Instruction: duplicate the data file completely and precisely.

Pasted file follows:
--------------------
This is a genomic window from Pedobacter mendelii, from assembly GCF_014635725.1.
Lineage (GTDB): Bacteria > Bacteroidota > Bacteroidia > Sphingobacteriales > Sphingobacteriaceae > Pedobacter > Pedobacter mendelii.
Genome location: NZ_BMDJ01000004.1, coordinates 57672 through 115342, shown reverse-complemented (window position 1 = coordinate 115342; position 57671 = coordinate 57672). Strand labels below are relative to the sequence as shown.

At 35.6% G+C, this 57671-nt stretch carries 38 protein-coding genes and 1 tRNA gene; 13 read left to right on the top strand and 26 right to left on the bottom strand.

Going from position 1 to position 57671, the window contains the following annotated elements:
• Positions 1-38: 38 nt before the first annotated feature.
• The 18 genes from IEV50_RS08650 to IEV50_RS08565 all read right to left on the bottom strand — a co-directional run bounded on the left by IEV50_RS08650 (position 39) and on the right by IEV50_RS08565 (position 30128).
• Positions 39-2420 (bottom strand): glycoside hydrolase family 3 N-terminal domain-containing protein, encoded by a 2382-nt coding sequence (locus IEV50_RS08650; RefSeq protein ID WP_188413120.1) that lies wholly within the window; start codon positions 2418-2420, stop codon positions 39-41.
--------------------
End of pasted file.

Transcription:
This is a genomic window from Pedobacter mendelii, from assembly GCF_014635725.1.
Lineage (GTDB): Bacteria > Bacteroidota > Bacteroidia > Sphingobacteriales > Sphingobacteriaceae > Pedobacter > Pedobacter mendelii.
Genome location: NZ_BMDJ01000004.1, coordinates 57672 through 115342, shown reverse-complemented (window position 1 = coordinate 115342; position 57671 = coordinate 57672). Strand labels below are relative to the sequence as shown.

At 35.6% G+C, this 57671-nt stretch carries 38 protein-coding genes and 1 tRNA gene; 13 read left to right on the top strand and 26 right to left on the bottom strand.

Going from position 1 to position 57671, the window contains the following annotated elements:
• Positions 1-38: 38 nt before the first annotated feature.
• The 18 genes from IEV50_RS08650 to IEV50_RS08565 all read right to left on the bottom strand — a co-directional run bounded on the left by IEV50_RS08650 (position 39) and on the right by IEV50_RS08565 (position 30128).
• Positions 39-2420 (bottom strand): glycoside hydrolase family 3 N-terminal domain-containing protein, encoded by a 2382-nt coding sequence (locus IEV50_RS08650; RefSeq protein ID WP_188413120.1) that lies wholly within the window; start codon positions 2418-2420, stop codon positions 39-41.